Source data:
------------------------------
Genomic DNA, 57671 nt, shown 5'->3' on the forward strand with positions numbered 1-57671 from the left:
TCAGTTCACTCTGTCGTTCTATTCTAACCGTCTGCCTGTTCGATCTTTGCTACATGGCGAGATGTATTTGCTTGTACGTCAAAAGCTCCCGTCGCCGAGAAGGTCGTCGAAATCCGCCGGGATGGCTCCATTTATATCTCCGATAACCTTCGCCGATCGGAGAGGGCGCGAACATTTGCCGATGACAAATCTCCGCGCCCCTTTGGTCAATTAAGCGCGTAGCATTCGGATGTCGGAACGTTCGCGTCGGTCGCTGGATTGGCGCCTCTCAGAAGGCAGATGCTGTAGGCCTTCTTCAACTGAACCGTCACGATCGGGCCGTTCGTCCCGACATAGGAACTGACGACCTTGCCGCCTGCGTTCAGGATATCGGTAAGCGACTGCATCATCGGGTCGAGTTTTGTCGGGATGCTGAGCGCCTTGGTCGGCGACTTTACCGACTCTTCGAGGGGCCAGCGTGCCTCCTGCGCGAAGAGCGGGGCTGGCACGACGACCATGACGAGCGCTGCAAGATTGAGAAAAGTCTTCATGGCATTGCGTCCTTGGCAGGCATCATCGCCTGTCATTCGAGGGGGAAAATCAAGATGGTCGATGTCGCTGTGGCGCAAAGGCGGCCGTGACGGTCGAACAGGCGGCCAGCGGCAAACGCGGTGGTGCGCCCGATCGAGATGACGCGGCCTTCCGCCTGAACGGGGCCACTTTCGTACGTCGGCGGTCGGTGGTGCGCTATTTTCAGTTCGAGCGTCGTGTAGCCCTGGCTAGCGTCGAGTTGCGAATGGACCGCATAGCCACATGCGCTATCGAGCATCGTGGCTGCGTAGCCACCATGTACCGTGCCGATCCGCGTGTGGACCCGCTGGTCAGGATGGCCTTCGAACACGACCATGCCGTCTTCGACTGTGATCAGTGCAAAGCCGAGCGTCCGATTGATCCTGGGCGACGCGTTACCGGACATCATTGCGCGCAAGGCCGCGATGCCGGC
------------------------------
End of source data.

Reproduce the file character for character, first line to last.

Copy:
Genomic DNA, 57671 nt, shown 5'->3' on the forward strand with positions numbered 1-57671 from the left:
TCAGTTCACTCTGTCGTTCTATTCTAACCGTCTGCCTGTTCGATCTTTGCTACATGGCGAGATGTATTTGCTTGTACGTCAAAAGCTCCCGTCGCCGAGAAGGTCGTCGAAATCCGCCGGGATGGCTCCATTTATATCTCCGATAACCTTCGCCGATCGGAGAGGGCGCGAACATTTGCCGATGACAAATCTCCGCGCCCCTTTGGTCAATTAAGCGCGTAGCATTCGGATGTCGGAACGTTCGCGTCGGTCGCTGGATTGGCGCCTCTCAGAAGGCAGATGCTGTAGGCCTTCTTCAACTGAACCGTCACGATCGGGCCGTTCGTCCCGACATAGGAACTGACGACCTTGCCGCCTGCGTTCAGGATATCGGTAAGCGACTGCATCATCGGGTCGAGTTTTGTCGGGATGCTGAGCGCCTTGGTCGGCGACTTTACCGACTCTTCGAGGGGCCAGCGTGCCTCCTGCGCGAAGAGCGGGGCTGGCACGACGACCATGACGAGCGCTGCAAGATTGAGAAAAGTCTTCATGGCATTGCGTCCTTGGCAGGCATCATCGCCTGTCATTCGAGGGGGAAAATCAAGATGGTCGATGTCGCTGTGGCGCAAAGGCGGCCGTGACGGTCGAACAGGCGGCCAGCGGCAAACGCGGTGGTGCGCCCGATCGAGATGACGCGGCCTTCCGCCTGAACGGGGCCACTTTCGTACGTCGGCGGTCGGTGGTGCGCTATTTTCAGTTCGAGCGTCGTGTAGCCCTGGCTAGCGTCGAGTTGCGAATGGACCGCATAGCCACATGCGCTATCGAGCATCGTGGCTGCGTAGCCACCATGTACCGTGCCGATCCGCGTGTGGACCCGCTGGTCAGGATGGCCTTCGAACACGACCATGCCGTCTTCGACTGTGATCAGTGCAAAGCCGAGCGTCCGATTGATCCTGGGCGACGCGTTACCGGACATCATTGCGCGCAAGGCCGCGATGCCGGC